Fruits of Israel
In all these paintings I use butterflies to link the theme of thanking G-d for the fruits of the land.
I have used my large iPad and Apple pencil to create all the art work in this series.
The Seven Species: The Seven Fruits
Firstly, you may think the painting is upside down! However, it isn’t, as the tree is upside down for a reason. The answer is because, in Judaism, a righteous person is like a tree with its roots in heaven (Psalms (92:13-14). The seven species – The wheat, barley, grapes, figs, pomegranates, olives and dates in my painting are the seven fruits given to the Land of Israel from Above.
Finally, there is a Jewish blessing to say after eating any of these fruits, which is why I have depicted hands offering thanks upwards to The Creator.
Tu Bishvat, Butterflies
When we enter the land of Israel, according the Torah, we must plant trees. In Israel we do this especially on Tu Bishvat. When we plant we will be following the example of Our Creator, Who, ‘planted a garden [of trees] in Eden’.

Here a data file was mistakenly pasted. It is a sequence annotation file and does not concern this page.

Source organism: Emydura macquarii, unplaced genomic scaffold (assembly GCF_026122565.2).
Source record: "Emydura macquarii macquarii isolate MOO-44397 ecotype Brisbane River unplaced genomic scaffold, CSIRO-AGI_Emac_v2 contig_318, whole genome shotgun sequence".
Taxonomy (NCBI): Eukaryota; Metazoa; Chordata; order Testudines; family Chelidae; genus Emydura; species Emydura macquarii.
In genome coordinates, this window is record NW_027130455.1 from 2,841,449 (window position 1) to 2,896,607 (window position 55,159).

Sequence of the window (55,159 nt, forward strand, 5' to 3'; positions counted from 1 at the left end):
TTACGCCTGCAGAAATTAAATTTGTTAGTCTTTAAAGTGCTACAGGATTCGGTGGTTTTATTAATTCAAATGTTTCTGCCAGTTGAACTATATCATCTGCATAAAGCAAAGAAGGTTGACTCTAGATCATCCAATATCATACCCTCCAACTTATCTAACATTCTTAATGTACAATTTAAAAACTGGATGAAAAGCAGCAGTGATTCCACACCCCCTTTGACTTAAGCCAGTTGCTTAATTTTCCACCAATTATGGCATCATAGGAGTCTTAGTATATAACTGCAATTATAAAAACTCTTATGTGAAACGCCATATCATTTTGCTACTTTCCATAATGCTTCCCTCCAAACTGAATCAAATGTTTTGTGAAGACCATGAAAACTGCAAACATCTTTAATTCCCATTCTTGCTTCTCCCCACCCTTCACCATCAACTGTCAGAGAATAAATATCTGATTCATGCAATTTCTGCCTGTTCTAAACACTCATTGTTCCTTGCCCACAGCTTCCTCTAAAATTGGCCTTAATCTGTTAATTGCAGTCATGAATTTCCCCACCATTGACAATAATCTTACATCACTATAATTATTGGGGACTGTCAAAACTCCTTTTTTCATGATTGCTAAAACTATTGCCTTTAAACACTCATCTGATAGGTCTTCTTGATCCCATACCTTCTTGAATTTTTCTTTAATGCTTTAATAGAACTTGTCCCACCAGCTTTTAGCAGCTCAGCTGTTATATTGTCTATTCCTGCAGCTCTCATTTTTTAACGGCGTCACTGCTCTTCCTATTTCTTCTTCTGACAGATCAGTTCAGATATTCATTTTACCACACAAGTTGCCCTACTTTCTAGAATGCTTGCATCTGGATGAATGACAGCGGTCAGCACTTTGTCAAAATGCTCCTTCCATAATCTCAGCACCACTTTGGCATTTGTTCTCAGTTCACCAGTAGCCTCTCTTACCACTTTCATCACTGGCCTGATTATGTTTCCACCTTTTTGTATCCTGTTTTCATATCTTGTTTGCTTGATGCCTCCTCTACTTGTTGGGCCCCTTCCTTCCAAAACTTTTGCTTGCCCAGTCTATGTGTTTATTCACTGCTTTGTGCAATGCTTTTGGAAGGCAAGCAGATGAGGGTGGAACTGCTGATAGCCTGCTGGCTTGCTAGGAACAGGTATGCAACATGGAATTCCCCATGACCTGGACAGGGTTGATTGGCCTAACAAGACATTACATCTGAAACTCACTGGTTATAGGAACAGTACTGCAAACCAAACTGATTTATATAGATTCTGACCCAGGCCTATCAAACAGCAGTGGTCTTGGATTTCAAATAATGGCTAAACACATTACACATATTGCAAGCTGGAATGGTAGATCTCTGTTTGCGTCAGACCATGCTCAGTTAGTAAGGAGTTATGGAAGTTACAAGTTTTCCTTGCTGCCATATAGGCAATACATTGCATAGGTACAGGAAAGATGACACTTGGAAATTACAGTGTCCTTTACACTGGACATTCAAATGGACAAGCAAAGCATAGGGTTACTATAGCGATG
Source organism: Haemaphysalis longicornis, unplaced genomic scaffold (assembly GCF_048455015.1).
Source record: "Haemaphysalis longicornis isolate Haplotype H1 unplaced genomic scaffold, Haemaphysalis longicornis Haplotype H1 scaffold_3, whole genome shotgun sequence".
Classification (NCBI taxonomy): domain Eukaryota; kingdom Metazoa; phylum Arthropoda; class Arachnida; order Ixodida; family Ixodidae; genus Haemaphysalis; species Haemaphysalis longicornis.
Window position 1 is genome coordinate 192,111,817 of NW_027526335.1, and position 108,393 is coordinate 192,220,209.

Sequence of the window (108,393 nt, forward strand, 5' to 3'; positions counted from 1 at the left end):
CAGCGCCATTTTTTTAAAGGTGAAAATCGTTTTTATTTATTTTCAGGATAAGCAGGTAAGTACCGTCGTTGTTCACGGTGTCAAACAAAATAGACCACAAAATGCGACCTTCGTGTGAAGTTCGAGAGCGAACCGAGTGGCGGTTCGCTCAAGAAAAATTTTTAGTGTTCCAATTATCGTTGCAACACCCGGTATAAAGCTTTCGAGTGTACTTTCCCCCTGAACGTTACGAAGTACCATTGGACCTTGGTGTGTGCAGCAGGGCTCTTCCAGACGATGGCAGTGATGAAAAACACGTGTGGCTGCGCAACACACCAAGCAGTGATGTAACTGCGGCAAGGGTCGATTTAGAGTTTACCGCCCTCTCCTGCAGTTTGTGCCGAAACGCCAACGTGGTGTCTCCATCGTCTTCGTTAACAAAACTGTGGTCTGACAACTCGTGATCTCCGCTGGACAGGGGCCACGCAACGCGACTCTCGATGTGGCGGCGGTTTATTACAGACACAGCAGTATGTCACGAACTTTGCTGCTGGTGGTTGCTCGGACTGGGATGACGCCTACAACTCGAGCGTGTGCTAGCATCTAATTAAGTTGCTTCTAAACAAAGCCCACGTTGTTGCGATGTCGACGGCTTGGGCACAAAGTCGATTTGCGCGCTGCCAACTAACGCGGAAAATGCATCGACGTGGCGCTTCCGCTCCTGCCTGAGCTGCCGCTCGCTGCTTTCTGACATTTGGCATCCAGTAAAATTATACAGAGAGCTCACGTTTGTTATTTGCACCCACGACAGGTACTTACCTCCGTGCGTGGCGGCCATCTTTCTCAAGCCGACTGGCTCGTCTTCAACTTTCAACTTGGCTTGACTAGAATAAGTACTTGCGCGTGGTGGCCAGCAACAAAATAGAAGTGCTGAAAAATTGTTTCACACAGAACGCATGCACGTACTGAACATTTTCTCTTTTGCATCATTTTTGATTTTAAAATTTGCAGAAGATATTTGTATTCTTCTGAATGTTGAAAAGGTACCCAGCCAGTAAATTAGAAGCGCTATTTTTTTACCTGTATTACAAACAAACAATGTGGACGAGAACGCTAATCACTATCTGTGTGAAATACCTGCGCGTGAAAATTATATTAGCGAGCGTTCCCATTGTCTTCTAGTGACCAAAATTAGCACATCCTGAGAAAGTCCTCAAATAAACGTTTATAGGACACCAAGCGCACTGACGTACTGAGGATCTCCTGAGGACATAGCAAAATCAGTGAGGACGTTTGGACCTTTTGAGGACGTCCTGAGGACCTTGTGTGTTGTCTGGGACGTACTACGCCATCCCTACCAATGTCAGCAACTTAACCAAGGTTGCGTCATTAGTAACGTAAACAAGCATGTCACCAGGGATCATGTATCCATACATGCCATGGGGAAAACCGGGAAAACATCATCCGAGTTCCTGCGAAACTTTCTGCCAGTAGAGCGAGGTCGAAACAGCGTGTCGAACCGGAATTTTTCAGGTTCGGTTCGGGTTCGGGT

In ‘Tu Bishvat, Butterflies’ a woman is planting a sapling, a newborn fruit tree. The butterflies on the woman’s scarf coming alive and flying/dancing about with joy. They know that they need trees and plant life to survive.
Tu Bishvat Seder
I really enjoy Tu Bishvat Seders. I love tasting the different fruits, drinking the four cups of wine, and saying all the Jewish blessings. I like listening to the discussions on the inner meanings of each fruit tasted. The musical seders, with instruments and songs are great fun. ‘Tu Bishvat Seder’ is based on a sketch I did whilst enjoying a wonderful Seder in Nachlaot, Jerusalem, where I was living before moving to Beer Sheva.
Blessing Over Trees
I enjoyed painting a man and his wife who are overjoyed to see blossoming fruit (almond) trees for the first time during the Jewish month of Nissan. They are reciting the special Jewish blessing, which is only said once a year.
First of all, it is our job to protect the trees, as they transform the earth from a barren mass into an environment capable of supporting us, as well as animals and other forms of life.
Secondly, we learn from the Talmud that the life of a person is from the tree.
‘When thou shalt besiege a city a long time, in making war against it to take it, thou shalt not destroy the trees thereof by wielding an axe against them; for thou mayest eat of them, but thou shalt not cut them down; for is the tree of the field man, that it should be besieged of thee?’ (Deuteronomy 20:19)
In conclusion, we need to show sensitivity towards, and care for, nature.